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Pharmacologic interrogation of patients with esophagogastric junction outflow obstruction using amyl nitrite. Neurogastroenterol Motil 2019 09;31(9):e13668

Date

06/27/2019

Pubmed ID

31236998

Pubmed Central ID

PMC6693956

DOI

10.1111/nmo.13668

Scopus ID

2-s2.0-85068047022   7 Citations

Abstract

BACKGROUND: The Chicago Classification of esophageal motility includes a group of patients who show evidence of esophagogastric junction outflow obstruction (EGJOO) as demonstrated by elevated integrated relaxation pressure (IRP) and preserved peristalsis. Our aim is to classify EGJOO patients based on response to amyl nitrite (AN) during high-resolution manometry.

METHODS: Patients were considered to have true EGJOO if elevated IRP during supine swallow persisted in the upright position and was associated with high intrabolus pressure. The EGJ response to AN was compared between patients with achalasia type 2 (A2) and normal esophageal motility. Based on the relaxation gain (deglutitive IRP-AN IRP) value that best discriminated these two groups (10 mm Hg), patients with true EGJOO were categorized as being in either the AN-responsive (AN-R) or AN-unresponsive (AN-U) subgroups.

KEY RESULTS: In the group of 49 patients with true EGJOO, the AN response classified 27 patients (IRP = 25 ± 10 mm Hg) with AN-R and 22 patients (IRP = 20 ± 5 mm Hg) with AN-U (P = 0.2). In AN-R, AN produced a relaxation gain and rebound after-contraction response at the EGJ comparable to A2 patients. AN-U patients had an elevated IRP after AN and a relaxation gain similar to normal esophageal motility patients. AN-U patients were obese and had higher prevalence of sleep apnea (P < 0.05).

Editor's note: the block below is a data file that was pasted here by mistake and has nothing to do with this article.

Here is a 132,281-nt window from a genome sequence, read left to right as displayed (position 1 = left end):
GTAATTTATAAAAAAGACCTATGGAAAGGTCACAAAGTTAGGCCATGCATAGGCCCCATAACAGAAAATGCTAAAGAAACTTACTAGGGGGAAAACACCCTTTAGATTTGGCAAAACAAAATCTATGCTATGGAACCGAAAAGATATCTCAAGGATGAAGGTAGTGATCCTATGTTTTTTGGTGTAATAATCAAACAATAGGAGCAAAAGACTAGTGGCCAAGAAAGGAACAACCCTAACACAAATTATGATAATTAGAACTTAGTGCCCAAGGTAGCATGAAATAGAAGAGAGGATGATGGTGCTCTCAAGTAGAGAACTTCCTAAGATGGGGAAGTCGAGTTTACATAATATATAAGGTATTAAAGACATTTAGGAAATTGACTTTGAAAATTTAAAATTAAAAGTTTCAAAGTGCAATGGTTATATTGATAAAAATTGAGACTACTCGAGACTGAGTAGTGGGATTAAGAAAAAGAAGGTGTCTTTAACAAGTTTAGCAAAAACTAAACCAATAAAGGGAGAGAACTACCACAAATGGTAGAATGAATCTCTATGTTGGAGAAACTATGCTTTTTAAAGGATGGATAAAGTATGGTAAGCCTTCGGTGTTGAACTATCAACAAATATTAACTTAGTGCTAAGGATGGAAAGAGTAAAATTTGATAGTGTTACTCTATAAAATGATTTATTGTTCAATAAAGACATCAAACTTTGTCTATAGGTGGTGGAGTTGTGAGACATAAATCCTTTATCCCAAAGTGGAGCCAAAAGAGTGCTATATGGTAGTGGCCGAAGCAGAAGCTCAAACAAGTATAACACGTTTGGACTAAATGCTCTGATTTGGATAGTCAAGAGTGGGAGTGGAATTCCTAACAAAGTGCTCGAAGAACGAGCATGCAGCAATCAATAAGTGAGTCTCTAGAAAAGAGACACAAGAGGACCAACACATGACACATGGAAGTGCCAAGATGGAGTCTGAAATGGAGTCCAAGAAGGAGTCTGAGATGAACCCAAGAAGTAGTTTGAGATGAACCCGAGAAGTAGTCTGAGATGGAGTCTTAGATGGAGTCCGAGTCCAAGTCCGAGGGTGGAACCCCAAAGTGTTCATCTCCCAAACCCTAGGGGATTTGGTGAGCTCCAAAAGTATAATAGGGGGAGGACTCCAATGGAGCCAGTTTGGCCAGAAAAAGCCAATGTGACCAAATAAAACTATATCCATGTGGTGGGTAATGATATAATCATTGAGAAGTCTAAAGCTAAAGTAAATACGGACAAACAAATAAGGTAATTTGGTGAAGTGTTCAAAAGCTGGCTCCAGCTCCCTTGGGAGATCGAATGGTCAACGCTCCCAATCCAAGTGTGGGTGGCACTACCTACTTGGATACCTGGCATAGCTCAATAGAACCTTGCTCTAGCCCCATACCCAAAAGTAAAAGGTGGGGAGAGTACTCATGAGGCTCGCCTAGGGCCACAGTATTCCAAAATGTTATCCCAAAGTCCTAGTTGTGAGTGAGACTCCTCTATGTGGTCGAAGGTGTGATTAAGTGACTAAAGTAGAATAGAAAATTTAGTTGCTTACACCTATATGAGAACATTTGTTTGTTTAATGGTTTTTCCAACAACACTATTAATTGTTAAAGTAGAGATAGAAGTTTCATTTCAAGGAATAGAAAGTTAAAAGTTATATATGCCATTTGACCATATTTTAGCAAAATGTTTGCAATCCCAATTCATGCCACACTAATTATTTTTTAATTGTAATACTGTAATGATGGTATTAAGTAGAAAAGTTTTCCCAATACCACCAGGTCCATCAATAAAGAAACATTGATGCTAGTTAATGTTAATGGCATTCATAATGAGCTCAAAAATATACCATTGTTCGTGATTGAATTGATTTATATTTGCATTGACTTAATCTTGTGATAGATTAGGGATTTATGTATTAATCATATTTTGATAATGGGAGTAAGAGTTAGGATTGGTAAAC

CONCLUSIONS: Among patients with true EGJOO, only half have pharmacologic evidence of impaired LES relaxation. Pharmacologic interrogation of the EGJ is thus necessary to identify the subgroup of EGJOO patients who could be expected to benefit from LES ablative therapies.

Author List

Babaei A, Shad S, Szabo A, Massey BT

Authors

Benson T. Massey MD Professor in the Medicine department at Medical College of Wisconsin
Aniko Szabo PhD Professor in the Institute for Health and Equity department at Medical College of Wisconsin




MESH terms used to index this publication - Major topics in bold

Adult
Aged
Amyl Nitrite
Cohort Studies
Esophageal Motility Disorders
Esophagogastric Junction
Female
Humans
Male
Manometry
Middle Aged
Retrospective Studies
Vasodilator Agents
jenkins-FCD Prod-482 91ad8a360b6da540234915ea01ff80e38bfdb40a